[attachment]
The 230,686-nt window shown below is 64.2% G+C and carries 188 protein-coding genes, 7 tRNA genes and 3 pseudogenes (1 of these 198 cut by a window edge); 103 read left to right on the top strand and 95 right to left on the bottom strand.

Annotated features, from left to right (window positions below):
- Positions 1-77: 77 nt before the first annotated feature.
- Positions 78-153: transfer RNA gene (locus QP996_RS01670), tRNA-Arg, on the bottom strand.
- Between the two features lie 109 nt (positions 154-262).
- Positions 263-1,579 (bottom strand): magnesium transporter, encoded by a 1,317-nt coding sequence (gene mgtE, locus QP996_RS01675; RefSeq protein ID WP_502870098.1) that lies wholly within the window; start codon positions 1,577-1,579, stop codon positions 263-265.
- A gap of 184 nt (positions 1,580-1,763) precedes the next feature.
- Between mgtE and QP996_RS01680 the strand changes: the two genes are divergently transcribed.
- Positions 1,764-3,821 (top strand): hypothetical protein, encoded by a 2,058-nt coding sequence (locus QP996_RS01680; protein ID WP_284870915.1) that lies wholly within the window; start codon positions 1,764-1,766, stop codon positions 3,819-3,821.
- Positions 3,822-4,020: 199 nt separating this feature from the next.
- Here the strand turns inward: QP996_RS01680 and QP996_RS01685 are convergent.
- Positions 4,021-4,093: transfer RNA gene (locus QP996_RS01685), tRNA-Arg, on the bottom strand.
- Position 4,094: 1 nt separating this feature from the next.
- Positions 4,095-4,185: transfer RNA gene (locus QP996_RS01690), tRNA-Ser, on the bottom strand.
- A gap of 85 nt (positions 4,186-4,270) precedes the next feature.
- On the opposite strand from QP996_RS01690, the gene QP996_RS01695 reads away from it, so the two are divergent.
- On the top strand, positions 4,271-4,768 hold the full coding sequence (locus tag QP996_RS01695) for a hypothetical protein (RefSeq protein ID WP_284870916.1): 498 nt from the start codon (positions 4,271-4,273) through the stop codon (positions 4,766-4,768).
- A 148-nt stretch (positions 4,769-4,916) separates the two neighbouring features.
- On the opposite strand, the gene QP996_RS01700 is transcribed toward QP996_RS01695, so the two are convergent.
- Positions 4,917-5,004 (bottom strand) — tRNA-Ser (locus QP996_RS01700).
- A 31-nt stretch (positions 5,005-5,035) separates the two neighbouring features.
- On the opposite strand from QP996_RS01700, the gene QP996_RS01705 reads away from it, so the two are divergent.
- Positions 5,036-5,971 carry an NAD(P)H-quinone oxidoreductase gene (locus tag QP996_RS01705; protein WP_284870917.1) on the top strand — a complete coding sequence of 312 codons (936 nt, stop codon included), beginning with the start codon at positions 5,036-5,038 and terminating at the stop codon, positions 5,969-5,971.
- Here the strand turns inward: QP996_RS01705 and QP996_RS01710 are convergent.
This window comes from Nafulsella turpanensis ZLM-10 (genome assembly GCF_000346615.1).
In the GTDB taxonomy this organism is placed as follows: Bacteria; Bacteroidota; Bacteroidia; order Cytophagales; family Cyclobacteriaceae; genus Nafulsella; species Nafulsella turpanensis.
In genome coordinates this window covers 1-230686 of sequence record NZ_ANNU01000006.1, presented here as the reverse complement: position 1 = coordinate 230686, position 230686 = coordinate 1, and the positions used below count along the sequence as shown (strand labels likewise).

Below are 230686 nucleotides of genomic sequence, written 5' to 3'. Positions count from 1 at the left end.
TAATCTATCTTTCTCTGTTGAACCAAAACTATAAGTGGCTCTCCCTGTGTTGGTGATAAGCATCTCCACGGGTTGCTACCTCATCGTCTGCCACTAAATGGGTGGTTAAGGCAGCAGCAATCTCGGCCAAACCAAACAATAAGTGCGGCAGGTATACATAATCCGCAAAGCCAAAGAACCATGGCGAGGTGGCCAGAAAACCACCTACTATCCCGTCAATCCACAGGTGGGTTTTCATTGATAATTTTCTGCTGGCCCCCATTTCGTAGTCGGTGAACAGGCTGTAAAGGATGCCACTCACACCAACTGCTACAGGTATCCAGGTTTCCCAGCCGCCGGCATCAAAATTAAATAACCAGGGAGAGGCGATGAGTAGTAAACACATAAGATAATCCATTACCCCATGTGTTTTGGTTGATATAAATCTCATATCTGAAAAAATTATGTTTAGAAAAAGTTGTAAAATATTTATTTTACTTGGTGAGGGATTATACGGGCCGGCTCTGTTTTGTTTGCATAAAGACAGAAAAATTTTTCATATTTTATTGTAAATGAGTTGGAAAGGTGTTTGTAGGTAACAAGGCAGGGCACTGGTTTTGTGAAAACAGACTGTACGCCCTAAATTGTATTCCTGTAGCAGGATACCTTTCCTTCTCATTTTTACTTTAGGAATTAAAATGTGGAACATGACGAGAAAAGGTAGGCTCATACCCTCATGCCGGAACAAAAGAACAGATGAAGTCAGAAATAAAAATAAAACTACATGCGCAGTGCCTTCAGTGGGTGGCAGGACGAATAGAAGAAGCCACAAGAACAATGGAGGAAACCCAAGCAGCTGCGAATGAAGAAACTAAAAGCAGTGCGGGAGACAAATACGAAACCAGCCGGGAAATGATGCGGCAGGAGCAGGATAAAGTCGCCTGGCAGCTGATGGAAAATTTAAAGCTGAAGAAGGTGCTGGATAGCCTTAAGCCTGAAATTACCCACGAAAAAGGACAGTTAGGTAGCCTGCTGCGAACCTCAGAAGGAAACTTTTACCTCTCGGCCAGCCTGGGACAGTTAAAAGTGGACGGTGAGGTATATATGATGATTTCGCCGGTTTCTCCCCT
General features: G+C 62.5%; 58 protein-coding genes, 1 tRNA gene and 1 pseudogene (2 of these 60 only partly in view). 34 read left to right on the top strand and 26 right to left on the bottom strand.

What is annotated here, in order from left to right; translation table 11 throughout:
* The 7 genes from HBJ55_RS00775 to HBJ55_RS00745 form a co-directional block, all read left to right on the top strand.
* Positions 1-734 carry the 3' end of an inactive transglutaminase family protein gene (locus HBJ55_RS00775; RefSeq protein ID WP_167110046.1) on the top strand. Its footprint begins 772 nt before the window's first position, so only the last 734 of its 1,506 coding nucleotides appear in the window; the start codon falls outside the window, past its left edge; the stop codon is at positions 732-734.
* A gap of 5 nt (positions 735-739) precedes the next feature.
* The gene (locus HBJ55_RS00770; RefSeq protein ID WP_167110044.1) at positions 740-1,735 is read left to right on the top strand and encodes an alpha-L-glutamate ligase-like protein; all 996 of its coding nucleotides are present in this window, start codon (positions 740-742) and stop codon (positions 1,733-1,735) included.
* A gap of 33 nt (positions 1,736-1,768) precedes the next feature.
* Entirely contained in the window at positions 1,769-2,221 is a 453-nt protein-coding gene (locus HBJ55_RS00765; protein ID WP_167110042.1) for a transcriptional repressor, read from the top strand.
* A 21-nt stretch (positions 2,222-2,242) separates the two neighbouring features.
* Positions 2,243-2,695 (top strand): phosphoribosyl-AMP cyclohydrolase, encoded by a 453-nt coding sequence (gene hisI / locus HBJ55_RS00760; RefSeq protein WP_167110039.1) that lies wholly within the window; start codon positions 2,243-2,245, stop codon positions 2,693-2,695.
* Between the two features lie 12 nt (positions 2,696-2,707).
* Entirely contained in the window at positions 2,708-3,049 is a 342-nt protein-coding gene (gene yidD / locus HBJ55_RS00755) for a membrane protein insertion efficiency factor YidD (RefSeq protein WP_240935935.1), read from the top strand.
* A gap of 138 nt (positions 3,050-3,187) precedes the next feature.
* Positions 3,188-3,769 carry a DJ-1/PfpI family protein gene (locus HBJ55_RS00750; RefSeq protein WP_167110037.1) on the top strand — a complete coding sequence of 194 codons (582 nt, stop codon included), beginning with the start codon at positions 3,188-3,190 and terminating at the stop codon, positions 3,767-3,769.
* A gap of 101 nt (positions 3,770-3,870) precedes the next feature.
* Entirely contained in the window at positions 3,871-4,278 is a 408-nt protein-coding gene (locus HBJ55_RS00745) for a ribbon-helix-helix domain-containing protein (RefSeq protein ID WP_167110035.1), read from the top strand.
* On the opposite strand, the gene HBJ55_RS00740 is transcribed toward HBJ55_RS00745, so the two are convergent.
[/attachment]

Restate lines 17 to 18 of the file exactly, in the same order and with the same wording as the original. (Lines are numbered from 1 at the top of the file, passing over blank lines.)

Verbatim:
- On the top strand, positions 4,271-4,768 hold the full coding sequence (locus tag QP996_RS01695) for a hypothetical protein (RefSeq protein ID WP_284870916.1): 498 nt from the start codon (positions 4,271-4,273) through the stop codon (positions 4,766-4,768).
- A 148-nt stretch (positions 4,769-4,916) separates the two neighbouring features.